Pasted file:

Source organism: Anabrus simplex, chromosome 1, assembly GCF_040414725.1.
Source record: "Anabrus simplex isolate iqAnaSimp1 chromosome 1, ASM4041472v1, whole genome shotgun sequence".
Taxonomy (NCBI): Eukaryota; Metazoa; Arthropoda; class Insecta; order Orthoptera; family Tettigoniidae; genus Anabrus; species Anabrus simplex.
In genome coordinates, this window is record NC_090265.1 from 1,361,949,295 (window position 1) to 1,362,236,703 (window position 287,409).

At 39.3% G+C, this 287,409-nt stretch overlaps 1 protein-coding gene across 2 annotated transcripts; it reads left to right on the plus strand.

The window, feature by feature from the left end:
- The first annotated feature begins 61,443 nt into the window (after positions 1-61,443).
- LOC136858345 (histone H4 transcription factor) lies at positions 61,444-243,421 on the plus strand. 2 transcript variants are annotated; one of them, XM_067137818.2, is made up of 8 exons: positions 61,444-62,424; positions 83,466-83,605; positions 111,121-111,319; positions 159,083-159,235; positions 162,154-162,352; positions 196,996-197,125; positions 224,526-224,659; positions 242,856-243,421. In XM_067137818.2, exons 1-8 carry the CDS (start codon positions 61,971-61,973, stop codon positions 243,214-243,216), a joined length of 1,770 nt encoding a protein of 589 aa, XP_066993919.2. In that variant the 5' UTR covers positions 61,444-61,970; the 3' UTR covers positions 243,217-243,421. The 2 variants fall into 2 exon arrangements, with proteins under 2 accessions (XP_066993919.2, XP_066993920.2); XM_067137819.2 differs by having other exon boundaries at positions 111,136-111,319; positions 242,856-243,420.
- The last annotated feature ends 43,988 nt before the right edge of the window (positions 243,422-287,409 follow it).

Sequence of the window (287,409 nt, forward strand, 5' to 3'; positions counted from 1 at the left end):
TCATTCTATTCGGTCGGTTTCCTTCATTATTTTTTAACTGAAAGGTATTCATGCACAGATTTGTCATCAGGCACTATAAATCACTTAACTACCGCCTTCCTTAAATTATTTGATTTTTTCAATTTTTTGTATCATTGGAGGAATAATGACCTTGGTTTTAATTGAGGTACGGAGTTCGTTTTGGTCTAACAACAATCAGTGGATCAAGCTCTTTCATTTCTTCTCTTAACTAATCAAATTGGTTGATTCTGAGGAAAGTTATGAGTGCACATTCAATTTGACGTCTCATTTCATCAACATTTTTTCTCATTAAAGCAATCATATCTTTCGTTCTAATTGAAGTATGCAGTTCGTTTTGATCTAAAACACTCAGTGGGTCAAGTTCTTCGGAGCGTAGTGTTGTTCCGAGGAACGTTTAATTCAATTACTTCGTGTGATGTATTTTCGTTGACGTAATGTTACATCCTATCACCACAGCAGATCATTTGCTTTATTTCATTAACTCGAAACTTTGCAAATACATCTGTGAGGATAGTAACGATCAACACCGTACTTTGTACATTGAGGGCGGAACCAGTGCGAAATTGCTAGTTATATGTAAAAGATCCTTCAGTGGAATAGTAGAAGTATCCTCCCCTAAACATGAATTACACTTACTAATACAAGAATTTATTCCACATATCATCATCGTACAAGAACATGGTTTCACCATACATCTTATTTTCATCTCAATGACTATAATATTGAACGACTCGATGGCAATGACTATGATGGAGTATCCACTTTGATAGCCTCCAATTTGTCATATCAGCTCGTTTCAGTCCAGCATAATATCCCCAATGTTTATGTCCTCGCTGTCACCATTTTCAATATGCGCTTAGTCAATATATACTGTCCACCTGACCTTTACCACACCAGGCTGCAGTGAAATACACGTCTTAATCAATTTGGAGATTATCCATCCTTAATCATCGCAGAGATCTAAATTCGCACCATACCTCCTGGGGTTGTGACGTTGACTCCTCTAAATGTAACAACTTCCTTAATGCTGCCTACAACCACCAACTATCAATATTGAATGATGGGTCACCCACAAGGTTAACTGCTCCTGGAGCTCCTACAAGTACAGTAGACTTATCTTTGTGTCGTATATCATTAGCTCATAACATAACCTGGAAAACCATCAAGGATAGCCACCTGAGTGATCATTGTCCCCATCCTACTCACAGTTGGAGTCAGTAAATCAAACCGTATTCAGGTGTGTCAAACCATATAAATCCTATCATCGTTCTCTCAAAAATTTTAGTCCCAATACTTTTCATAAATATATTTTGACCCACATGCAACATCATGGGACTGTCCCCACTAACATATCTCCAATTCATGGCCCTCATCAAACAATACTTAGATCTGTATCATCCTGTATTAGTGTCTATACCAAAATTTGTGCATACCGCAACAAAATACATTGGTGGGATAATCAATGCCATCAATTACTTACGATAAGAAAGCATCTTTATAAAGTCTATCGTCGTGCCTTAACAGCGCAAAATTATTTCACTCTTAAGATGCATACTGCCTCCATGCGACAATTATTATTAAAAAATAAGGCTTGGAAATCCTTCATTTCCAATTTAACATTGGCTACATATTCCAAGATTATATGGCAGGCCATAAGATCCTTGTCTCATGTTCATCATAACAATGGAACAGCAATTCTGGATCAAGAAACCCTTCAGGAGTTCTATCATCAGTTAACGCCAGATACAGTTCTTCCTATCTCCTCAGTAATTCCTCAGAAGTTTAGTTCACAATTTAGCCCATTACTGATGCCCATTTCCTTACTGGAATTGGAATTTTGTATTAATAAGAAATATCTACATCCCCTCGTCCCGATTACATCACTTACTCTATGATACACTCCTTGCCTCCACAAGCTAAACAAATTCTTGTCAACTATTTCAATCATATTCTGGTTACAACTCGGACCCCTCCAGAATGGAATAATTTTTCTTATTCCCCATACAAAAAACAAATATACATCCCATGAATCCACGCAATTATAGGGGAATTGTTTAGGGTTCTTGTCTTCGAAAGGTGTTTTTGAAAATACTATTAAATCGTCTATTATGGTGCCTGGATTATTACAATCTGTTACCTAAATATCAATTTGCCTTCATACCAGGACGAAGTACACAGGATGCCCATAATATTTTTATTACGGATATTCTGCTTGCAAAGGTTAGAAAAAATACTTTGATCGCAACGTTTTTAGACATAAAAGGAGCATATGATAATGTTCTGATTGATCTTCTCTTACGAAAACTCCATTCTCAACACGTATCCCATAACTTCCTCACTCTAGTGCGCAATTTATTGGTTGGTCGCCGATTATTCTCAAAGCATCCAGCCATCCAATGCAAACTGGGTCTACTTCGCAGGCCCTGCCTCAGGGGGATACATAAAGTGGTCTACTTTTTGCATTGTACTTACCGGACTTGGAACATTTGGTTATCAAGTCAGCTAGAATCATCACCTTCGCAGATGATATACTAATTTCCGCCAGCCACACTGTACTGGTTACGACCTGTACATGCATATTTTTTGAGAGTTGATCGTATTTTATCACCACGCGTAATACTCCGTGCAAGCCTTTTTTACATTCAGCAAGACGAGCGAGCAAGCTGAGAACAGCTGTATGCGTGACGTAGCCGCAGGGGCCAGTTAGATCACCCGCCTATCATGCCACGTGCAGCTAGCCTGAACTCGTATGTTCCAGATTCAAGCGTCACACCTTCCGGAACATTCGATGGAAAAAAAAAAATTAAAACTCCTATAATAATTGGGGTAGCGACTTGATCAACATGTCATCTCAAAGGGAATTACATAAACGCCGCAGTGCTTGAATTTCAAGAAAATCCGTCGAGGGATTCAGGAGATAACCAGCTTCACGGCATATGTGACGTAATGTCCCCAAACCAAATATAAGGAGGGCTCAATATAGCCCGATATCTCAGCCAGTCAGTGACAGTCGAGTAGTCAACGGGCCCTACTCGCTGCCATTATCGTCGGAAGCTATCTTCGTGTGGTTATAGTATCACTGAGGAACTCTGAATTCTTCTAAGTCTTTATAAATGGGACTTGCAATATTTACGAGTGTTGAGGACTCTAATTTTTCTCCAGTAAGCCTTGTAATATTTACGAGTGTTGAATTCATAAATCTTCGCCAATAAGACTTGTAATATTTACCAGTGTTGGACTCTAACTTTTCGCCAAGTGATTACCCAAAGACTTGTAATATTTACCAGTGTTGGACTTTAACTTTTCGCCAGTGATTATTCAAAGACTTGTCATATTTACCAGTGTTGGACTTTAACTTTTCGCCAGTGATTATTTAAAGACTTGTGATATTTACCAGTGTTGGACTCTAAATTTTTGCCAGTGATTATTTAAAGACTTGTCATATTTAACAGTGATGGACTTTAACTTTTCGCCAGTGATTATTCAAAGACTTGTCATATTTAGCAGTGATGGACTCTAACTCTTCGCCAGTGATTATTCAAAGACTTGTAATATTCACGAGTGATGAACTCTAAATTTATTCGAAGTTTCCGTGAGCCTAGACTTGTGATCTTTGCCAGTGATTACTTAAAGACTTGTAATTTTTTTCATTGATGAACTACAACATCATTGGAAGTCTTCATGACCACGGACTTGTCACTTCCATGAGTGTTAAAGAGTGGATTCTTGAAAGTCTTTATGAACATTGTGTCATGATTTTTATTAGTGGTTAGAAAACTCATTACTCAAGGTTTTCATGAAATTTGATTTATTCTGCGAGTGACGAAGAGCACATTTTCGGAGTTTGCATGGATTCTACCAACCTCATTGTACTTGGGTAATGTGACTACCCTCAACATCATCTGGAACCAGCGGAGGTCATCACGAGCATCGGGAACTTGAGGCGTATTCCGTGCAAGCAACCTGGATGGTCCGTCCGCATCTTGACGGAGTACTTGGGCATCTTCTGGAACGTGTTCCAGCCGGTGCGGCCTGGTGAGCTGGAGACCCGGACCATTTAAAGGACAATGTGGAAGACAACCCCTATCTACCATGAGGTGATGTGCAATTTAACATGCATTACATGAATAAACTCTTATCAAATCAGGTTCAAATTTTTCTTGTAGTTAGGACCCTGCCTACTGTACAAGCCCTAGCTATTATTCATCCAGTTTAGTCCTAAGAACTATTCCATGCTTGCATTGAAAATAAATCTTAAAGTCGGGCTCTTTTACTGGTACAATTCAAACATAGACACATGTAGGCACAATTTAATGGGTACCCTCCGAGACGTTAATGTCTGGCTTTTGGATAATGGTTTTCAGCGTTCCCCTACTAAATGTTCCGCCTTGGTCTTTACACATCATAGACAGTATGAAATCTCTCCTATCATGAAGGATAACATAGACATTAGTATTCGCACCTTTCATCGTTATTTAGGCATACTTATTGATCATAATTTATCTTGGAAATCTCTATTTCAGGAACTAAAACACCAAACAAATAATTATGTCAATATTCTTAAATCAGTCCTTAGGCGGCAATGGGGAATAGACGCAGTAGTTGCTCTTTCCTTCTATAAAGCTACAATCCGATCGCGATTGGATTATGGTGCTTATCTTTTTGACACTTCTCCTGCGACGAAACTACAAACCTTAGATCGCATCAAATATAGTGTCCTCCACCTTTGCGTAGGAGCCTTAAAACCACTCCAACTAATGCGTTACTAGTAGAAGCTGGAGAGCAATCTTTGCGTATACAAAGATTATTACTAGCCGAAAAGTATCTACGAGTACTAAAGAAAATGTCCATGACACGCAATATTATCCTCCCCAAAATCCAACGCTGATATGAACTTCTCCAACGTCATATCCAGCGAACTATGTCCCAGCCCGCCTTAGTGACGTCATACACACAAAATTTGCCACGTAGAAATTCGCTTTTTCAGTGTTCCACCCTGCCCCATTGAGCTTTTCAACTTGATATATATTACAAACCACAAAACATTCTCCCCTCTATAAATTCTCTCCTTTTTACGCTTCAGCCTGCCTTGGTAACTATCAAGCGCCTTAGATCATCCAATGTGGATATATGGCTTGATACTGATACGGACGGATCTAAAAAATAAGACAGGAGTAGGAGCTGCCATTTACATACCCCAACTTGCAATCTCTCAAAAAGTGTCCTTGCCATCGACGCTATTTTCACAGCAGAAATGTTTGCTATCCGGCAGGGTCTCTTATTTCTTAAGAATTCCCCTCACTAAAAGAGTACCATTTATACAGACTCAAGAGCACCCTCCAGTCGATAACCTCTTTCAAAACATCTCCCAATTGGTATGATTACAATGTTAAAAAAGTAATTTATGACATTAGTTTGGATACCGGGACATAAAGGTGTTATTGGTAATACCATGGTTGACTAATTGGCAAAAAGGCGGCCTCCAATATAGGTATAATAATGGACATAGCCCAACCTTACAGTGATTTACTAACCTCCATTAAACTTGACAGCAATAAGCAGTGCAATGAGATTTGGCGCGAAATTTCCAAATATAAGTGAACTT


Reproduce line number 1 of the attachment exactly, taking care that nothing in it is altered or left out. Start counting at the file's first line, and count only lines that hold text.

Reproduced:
Source organism: Anabrus simplex, chromosome 1, assembly GCF_040414725.1.